The National Institutes of Health this past week finally announced who will be replacing Dr. Anthony Fauci as the head of its allergy and infectious disease branch: Dr. Jeanne Marrazzo, a professor and HIV expert from the University of Alabama at Birmingham.
“Dr. Marrazzo brings a wealth of leadership experience from leading international clinical trials and translational research, managing a complex organizational budget that includes research funding and mentoring trainees in all stages of professional development,” said Dr. Lawrence Tabak, director of the NIH, in a statement.
Ever since Fauci retired from his nearly 40-year post as director in December, there’s been speculation around who would replace the public face of our nation’s Covid-19 response. When she begins in the fall, Marrazzo will take on all of Fauci’s responsibilities – including oversight of the institute’s $6.3 billion budget.
“I think what’s remarkable about her is not that she’s known in a singular area, but that she’s broadly respected in a broad range of areas,” Marrazzo’s friend and colleague Sharon Hillier, an OB-GYN professor at the University of Pittsburgh, told NPR. “She’s known as an exquisite clinician. She’s known as an exquisite teacher.”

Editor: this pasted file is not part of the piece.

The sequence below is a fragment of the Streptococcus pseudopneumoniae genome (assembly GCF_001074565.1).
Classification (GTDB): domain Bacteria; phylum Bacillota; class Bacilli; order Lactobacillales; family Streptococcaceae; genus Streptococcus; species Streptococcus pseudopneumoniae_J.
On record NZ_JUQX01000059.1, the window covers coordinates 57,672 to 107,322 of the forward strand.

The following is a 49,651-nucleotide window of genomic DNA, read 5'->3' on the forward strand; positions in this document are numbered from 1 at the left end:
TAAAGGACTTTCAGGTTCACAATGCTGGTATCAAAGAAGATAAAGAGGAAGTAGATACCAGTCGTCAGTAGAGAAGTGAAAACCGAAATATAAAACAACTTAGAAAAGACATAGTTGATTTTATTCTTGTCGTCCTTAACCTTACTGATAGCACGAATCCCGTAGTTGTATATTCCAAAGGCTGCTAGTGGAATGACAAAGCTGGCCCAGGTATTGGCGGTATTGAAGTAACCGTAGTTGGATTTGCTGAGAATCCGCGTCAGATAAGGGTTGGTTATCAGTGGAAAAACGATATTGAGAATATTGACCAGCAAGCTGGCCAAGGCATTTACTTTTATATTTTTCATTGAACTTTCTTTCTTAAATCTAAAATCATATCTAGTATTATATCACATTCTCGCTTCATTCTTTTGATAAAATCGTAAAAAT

Marrazzo has chaired the American Board of Internal Medicine Council and its Infectious Disease Specialty Board; she is also a recipient of the American Sexually Transmitted Diseases Association’s Distinguished Career Award – one of the most prestigious awards in her field.
She spent years as a professor at the University of Washington before taking her current job at the University of Alabama at Birmingham. In a statement, UAB president Ray Watts called Marrazzo’s new role “a great opportunity for her to make a big difference to the country.”
Marrazzo will not be stepping onto the smoothest ground in her new role, as Republican lawmakers have vowed to investigate Fauci’s and the NIH’s role in the Covid-19 pandemic – with some even suggesting that the agency had a hand in creating the virus. She will likely face questions from Republican members of Congress following recent scrutiny directed at NIH funding for virus research; as they plan their 2024 budget, members are expected to grill Marrazzo on the origins of Covid-19.
Regardless of what’s to come, her colleagues in the health community are cheering her on.
Dr. Carlos del Rio, a professor at Emory University and president of the Infectious Diseases Society of America, told NPR, “I love Dr. Fauci, he’s great. But at the same time, we need to get over it. The Fauci era’s over, now it’s the Marrazzo era.”